Lavash crackers are simple sheet pan crackers made with just a few ingredients. They are very easy to roll out and make.
Today I’m reviewing America’s Test Kitchen’s new Mediterranean cookbook, and I’m excited to share a beautiful but simple lavash crackers recipes with you.
Have you ever made homemade crackers? I have a few times and they are fun but a little tedious. This recipe, however, is extremely simple to make and even easier to roll out and use. You simply mix together flour, water, and salt, and let it rest. Then you flip over a sheet pan, roll out a quarter of the dough, brush it with an egg and salt and pepper, and then bake it. When it comes out of the oven, you let it cool on the sheet pan and then you break it in to pieces. How easy is that? No cutting out cracker shapes, no placing them individually on the sheet pan – you just roll it, bake it, break it.
Here’s what I love about lavash crackers
- Super simple ingredient list – flour, water, salt, that’s it.
- Super easy to make – mix up the dough, rest it, bake it, break it
- This recipe makes a big batch and they store well, which means you can make crackers on your food prep day and have them all week long. You know how I feel about make-ahead snacks!
- They taste great! Sometimes the most simple things in life are the best. They are perfect to snack on and they are great dipped in roasted red pepper hummus.
Baked right on the cookie sheet, aren’t they pretty?
This recipe comes from America’s Test Kitchen’s new cookbook, The Complete Mediterranean Cookbook. This book is a bit different than some of their others, but I really like it. If you are at all interested in Mediterranean cuisine or the Mediterranean diet/lifestyle, this is the book for you. It has recipes for everything from Roasted Eggplant and Tomato Soup, to Wheat Berry Salad with Orange and Carrots, to Grilled Greek-Style Lamb Pita Sandwiches, to Pita Bread (next on my list!). If you don’t know much about Mediterranean food/diet/lifestyle, then this would be a great way to familiarize yourself with what that entails. The recipes are very authentic in the fact that they use a lot of ingredients like preserved lemons, anchovies, and semi-exotic spices which might not already be something you are using in your kitchen. If you are curious about the book and have no idea what the Mediterranean diet is, then it might be a book that you want to get from the library before committing to a purchase.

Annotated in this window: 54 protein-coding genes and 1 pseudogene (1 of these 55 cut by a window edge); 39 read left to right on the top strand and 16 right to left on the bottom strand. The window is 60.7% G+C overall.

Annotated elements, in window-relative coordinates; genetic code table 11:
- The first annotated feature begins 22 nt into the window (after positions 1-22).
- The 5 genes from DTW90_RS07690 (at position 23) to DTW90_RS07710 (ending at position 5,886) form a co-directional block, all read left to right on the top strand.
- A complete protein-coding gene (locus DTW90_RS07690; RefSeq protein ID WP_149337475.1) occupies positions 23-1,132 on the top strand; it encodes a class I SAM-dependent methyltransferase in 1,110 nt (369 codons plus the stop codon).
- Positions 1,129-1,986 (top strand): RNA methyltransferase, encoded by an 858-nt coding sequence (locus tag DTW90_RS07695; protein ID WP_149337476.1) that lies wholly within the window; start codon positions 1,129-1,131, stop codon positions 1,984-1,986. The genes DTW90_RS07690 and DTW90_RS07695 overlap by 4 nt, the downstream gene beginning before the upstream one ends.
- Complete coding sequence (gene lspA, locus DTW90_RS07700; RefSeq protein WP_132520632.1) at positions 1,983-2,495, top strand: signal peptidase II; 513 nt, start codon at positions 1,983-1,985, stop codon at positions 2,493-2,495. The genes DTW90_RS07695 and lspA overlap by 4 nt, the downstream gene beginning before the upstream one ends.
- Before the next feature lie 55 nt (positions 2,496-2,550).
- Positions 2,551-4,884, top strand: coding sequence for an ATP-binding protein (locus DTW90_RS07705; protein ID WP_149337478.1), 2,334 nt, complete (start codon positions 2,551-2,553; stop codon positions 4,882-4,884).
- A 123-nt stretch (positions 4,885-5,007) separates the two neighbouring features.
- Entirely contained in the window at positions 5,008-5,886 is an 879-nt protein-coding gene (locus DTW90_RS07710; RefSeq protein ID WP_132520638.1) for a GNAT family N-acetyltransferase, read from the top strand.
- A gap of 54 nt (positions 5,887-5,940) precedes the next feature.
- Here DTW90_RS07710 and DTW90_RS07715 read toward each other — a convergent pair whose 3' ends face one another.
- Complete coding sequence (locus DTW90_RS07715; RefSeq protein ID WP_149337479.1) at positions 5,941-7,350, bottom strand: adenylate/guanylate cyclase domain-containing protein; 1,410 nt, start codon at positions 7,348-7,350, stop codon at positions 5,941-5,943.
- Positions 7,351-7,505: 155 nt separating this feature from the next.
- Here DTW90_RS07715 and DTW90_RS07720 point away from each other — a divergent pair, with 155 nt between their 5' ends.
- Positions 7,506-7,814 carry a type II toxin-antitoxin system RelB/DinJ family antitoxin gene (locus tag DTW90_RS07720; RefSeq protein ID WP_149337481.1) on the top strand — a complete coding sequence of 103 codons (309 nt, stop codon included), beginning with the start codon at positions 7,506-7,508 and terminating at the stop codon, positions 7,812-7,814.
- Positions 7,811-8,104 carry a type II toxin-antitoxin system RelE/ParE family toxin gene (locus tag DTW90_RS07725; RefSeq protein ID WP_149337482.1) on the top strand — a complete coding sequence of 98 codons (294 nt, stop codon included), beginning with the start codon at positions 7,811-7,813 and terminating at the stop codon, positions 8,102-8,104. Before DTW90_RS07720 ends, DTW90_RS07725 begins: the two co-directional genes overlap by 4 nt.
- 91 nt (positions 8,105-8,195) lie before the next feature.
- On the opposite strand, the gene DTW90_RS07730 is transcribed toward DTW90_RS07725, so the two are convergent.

In true America’s Test Kitchen fashion, the book is detailed, information-packed, and you truly learn so much by using it and reading it. It has a huge chapter at the beginning of the book (13 pages) that explain what the Mediterranean diet is, why it’s so healthy, and how to stock your pantry. It has all kinds of “guides” too, such as All About Pasta, All About Vegetable Cooking Times, and All About Fish. Plus, there is nutritional information for every recipe. America’s Test Kitchen does not mess around!